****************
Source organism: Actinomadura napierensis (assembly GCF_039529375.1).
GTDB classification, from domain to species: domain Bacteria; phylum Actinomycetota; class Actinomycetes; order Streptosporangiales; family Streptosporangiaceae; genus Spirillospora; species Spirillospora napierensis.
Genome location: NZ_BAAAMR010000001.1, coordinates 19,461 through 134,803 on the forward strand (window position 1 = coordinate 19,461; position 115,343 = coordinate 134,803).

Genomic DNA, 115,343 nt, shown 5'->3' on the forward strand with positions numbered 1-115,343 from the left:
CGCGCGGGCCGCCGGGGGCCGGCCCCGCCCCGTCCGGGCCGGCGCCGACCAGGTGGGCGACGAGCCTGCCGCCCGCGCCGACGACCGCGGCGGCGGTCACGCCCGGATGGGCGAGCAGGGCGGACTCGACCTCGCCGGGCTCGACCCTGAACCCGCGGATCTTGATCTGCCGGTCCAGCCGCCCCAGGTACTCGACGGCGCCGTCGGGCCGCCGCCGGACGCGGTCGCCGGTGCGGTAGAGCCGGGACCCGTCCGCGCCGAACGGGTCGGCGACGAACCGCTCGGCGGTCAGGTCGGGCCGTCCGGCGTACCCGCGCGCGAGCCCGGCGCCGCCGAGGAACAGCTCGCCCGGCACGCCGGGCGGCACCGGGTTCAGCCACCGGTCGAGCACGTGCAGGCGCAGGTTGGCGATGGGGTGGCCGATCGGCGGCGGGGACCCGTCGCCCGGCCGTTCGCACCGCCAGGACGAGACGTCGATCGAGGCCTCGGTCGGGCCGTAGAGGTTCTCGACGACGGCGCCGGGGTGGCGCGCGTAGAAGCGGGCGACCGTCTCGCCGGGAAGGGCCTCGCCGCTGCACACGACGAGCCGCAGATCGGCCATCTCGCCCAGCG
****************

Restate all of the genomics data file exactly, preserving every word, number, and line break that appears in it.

Source organism: Actinomadura napierensis (assembly GCF_039529375.1).
GTDB classification, from domain to species: domain Bacteria; phylum Actinomycetota; class Actinomycetes; order Streptosporangiales; family Streptosporangiaceae; genus Spirillospora; species Spirillospora napierensis.
Genome location: NZ_BAAAMR010000001.1, coordinates 19,461 through 134,803 on the forward strand (window position 1 = coordinate 19,461; position 115,343 = coordinate 134,803).

Genomic DNA, 115,343 nt, shown 5'->3' on the forward strand with positions numbered 1-115,343 from the left:
CGCGCGGGCCGCCGGGGGCCGGCCCCGCCCCGTCCGGGCCGGCGCCGACCAGGTGGGCGACGAGCCTGCCGCCCGCGCCGACGACCGCGGCGGCGGTCACGCCCGGATGGGCGAGCAGGGCGGACTCGACCTCGCCGGGCTCGACCCTGAACCCGCGGATCTTGATCTGCCGGTCCAGCCGCCCCAGGTACTCGACGGCGCCGTCGGGCCGCCGCCGGACGCGGTCGCCGGTGCGGTAGAGCCGGGACCCGTCCGCGCCGAACGGGTCGGCGACGAACCGCTCGGCGGTCAGGTCGGGCCGTCCGGCGTACCCGCGCGCGAGCCCGGCGCCGCCGAGGAACAGCTCGCCCGGCACGCCGGGCGGCACCGGGTTCAGCCACCGGTCGAGCACGTGCAGGCGCAGGTTGGCGATGGGGTGGCCGATCGGCGGCGGGGACCCGTCGCCCGGCCGTTCGCACCGCCAGGACGAGACGTCGATCGAGGCCTCGGTCGGGCCGTAGAGGTTCTCGACGACGGCGCCGGGGTGGCGCGCGTAGAAGCGGGCGACCGTCTCGCCGGGAAGGGCCTCGCCGCTGCACACGACGAGCCGCAGATCGGCCATCTCGCCCAGCG